By Jen Hyland, RMT
If you like heat, it won’t take any convincing for you to believe that a hot stone massage will feel amazing. If you’ve had a hot stone massage, you felt warm, your muscles relaxed, your nervous system calmed down, and it probably didn’t feel like the therapist was working as deeply to achieve the same results. But as a clinician, my question about hot stone massage threatened to ruin the whole experience: Is there a therapeutic benefit to hot stone massage, and is it an effective massage therapy tool?
The first answer I came up with, was that of course hot stone massage has a therapeutic benefit – all massage therapists cover hydrotherapy (hot and cold therapeutic applications) in their programs. One of our standards of practice clearly communicates how to provide safe and effective hydrotherapy and another talks to us about how to properly sanitize any tools that we use in our massage practice.
Deep moist heat or fomentations are excellent for helping you to fully relax. They have a strong sedating effect and leave you feeling comforted. In many cases you will feel drowsy afterwards. This makes them a powerful treatment tool for anyone with insomnia or trouble sleeping. Long applications of heat help with chronic injuries and chronic pain.
Using stones as a massage therapy tool allows the massage therapist to work in different ways without specific pressure. Patients the treatment as highly effective without as much discomfort as with traditional massage therapy. This is especially effective for patients with a low threshold for pressure, or who are new to massage.
Completing my training with the stone massage company, I worked with a series of clients to test the techniques and see how clients with different health conditions responded. It was important to me that I only offer a technique if I can see real value in its application. The result? I had 2 guinea pigs that deserve a make-up treatment to make up for their patience as I repeatedly fumbled around, trying to adapt my stones to my techniques, and to make sure that everything went smoothly. And then…it clicked. For the remaining treatments I was using the stones as both heating tools and massage tools. For massage therapy they functioned as an extension of my body, letting me use gentle effleurage and petrissage techniques with deep penetrating results. Each treatment still begins with a full intake and assessment, and the stones are only used if clinically indicated. On each patient there will be areas where it makes more sense to massage with my hands than with stones, and that adjustment is made as necessary.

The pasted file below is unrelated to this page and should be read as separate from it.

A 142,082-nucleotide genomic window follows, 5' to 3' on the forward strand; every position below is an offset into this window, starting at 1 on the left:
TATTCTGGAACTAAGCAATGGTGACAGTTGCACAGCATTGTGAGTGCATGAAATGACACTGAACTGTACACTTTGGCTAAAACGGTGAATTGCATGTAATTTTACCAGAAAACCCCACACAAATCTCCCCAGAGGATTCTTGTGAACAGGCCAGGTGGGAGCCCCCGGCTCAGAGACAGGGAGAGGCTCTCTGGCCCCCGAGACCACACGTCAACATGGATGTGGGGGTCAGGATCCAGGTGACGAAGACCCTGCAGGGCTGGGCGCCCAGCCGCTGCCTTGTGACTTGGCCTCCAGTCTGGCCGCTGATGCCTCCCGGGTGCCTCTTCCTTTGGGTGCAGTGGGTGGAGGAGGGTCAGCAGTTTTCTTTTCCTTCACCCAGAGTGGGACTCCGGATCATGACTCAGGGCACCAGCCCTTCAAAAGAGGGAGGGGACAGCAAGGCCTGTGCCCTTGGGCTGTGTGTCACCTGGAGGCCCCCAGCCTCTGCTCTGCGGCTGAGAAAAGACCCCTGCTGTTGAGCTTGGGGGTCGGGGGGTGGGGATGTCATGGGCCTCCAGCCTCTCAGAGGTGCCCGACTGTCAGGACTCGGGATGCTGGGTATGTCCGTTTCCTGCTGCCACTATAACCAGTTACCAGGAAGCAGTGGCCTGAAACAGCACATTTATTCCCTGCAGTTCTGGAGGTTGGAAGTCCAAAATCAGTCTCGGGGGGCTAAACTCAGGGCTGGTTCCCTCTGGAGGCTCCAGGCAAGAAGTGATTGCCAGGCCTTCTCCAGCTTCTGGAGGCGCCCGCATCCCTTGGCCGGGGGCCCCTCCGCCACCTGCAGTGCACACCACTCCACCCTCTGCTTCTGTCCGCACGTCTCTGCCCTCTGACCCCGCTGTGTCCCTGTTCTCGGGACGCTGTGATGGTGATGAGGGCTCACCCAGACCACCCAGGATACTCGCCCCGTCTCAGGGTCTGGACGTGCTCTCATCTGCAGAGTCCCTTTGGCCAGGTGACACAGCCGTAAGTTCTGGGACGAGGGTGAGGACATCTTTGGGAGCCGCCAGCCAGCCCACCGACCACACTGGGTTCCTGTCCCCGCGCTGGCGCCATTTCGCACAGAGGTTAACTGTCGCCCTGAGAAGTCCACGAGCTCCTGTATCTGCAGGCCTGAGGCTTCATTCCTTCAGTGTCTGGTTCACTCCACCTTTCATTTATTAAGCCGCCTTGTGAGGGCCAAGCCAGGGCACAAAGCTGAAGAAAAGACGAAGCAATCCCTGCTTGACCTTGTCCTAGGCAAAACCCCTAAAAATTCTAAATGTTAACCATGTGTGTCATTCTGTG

Because of additional preparation and clean up time, hot stone massages have a small additional fee. As a temporary special, for the rest of March, I’ll be making hot stone massage available at our regular massage therapy rates – book now to secure your spot!